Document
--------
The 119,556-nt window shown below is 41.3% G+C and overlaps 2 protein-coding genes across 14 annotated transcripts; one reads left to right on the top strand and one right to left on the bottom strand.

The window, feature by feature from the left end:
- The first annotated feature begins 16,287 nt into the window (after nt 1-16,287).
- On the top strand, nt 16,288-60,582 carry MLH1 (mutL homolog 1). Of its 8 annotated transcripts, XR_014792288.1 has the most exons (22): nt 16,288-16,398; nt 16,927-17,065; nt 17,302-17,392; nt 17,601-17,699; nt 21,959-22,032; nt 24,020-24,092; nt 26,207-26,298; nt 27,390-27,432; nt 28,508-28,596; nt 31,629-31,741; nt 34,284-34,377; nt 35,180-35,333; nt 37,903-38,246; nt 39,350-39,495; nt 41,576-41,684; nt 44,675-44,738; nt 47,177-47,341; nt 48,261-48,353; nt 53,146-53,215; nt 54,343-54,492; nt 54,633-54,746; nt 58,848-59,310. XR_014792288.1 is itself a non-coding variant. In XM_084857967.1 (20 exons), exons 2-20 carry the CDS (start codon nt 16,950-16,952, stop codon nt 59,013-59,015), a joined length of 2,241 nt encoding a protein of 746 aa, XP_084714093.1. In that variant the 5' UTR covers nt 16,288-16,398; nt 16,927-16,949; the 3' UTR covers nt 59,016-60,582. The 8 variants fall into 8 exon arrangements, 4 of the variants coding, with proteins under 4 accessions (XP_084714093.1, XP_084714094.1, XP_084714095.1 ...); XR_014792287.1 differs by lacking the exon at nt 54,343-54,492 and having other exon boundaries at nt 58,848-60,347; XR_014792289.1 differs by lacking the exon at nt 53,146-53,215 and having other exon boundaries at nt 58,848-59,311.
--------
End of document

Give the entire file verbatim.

The 119,556-nt window shown below is 41.3% G+C and overlaps 2 protein-coding genes across 14 annotated transcripts; one reads left to right on the top strand and one right to left on the bottom strand.

The window, feature by feature from the left end:
- The first annotated feature begins 16,287 nt into the window (after nt 1-16,287).
- On the top strand, nt 16,288-60,582 carry MLH1 (mutL homolog 1). Of its 8 annotated transcripts, XR_014792288.1 has the most exons (22): nt 16,288-16,398; nt 16,927-17,065; nt 17,302-17,392; nt 17,601-17,699; nt 21,959-22,032; nt 24,020-24,092; nt 26,207-26,298; nt 27,390-27,432; nt 28,508-28,596; nt 31,629-31,741; nt 34,284-34,377; nt 35,180-35,333; nt 37,903-38,246; nt 39,350-39,495; nt 41,576-41,684; nt 44,675-44,738; nt 47,177-47,341; nt 48,261-48,353; nt 53,146-53,215; nt 54,343-54,492; nt 54,633-54,746; nt 58,848-59,310. XR_014792288.1 is itself a non-coding variant. In XM_084857967.1 (20 exons), exons 2-20 carry the CDS (start codon nt 16,950-16,952, stop codon nt 59,013-59,015), a joined length of 2,241 nt encoding a protein of 746 aa, XP_084714093.1. In that variant the 5' UTR covers nt 16,288-16,398; nt 16,927-16,949; the 3' UTR covers nt 59,016-60,582. The 8 variants fall into 8 exon arrangements, 4 of the variants coding, with proteins under 4 accessions (XP_084714093.1, XP_084714094.1, XP_084714095.1 ...); XR_014792287.1 differs by lacking the exon at nt 54,343-54,492 and having other exon boundaries at nt 58,848-60,347; XR_014792289.1 differs by lacking the exon at nt 53,146-53,215 and having other exon boundaries at nt 58,848-59,311.